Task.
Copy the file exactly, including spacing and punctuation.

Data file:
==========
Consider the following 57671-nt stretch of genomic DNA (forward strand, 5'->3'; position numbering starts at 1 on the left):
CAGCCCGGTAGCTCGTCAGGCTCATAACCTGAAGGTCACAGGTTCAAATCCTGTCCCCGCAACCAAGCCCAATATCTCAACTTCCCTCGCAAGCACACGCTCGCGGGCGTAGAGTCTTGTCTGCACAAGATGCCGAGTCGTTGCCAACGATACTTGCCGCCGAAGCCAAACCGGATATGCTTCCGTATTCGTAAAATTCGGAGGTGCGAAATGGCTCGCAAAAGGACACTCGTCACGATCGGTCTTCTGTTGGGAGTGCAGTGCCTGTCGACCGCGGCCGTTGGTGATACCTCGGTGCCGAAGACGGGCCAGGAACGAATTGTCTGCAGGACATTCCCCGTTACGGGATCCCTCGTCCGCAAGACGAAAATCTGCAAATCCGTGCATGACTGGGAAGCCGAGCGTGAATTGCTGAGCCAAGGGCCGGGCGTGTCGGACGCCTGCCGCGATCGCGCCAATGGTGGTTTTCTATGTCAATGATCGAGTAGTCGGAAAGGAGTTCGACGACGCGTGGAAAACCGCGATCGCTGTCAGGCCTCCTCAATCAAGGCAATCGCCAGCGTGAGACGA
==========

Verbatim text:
Consider the following 57671-nt stretch of genomic DNA (forward strand, 5'->3'; position numbering starts at 1 on the left):
CAGCCCGGTAGCTCGTCAGGCTCATAACCTGAAGGTCACAGGTTCAAATCCTGTCCCCGCAACCAAGCCCAATATCTCAACTTCCCTCGCAAGCACACGCTCGCGGGCGTAGAGTCTTGTCTGCACAAGATGCCGAGTCGTTGCCAACGATACTTGCCGCCGAAGCCAAACCGGATATGCTTCCGTATTCGTAAAATTCGGAGGTGCGAAATGGCTCGCAAAAGGACACTCGTCACGATCGGTCTTCTGTTGGGAGTGCAGTGCCTGTCGACCGCGGCCGTTGGTGATACCTCGGTGCCGAAGACGGGCCAGGAACGAATTGTCTGCAGGACATTCCCCGTTACGGGATCCCTCGTCCGCAAGACGAAAATCTGCAAATCCGTGCATGACTGGGAAGCCGAGCGTGAATTGCTGAGCCAAGGGCCGGGCGTGTCGGACGCCTGCCGCGATCGCGCCAATGGTGGTTTTCTATGTCAATGATCGAGTAGTCGGAAAGGAGTTCGACGACGCGTGGAAAACCGCGATCGCTGTCAGGCCTCCTCAATCAAGGCAATCGCCAGCGTGAGACGA